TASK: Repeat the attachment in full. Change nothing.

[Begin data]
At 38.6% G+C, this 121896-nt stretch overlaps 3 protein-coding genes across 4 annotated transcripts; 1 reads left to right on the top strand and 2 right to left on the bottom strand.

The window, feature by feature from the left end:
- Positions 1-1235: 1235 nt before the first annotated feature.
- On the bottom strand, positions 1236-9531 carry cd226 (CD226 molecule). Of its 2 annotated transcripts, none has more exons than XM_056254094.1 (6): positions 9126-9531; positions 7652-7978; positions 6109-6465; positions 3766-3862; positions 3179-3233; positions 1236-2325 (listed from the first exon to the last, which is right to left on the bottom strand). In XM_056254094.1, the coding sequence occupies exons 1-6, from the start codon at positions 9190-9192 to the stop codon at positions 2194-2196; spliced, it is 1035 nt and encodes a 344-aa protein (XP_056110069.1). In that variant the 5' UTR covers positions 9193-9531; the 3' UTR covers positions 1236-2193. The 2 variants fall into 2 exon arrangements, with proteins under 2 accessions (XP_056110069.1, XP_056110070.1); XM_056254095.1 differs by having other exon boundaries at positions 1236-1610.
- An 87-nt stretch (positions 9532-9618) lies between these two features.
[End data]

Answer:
At 38.6% G+C, this 121896-nt stretch overlaps 3 protein-coding genes across 4 annotated transcripts; 1 reads left to right on the top strand and 2 right to left on the bottom strand.

The window, feature by feature from the left end:
- Positions 1-1235: 1235 nt before the first annotated feature.
- On the bottom strand, positions 1236-9531 carry cd226 (CD226 molecule). Of its 2 annotated transcripts, none has more exons than XM_056254094.1 (6): positions 9126-9531; positions 7652-7978; positions 6109-6465; positions 3766-3862; positions 3179-3233; positions 1236-2325 (listed from the first exon to the last, which is right to left on the bottom strand). In XM_056254094.1, the coding sequence occupies exons 1-6, from the start codon at positions 9190-9192 to the stop codon at positions 2194-2196; spliced, it is 1035 nt and encodes a 344-aa protein (XP_056110069.1). In that variant the 5' UTR covers positions 9193-9531; the 3' UTR covers positions 1236-2193. The 2 variants fall into 2 exon arrangements, with proteins under 2 accessions (XP_056110069.1, XP_056110070.1); XM_056254095.1 differs by having other exon boundaries at positions 1236-1610.
- An 87-nt stretch (positions 9532-9618) lies between these two features.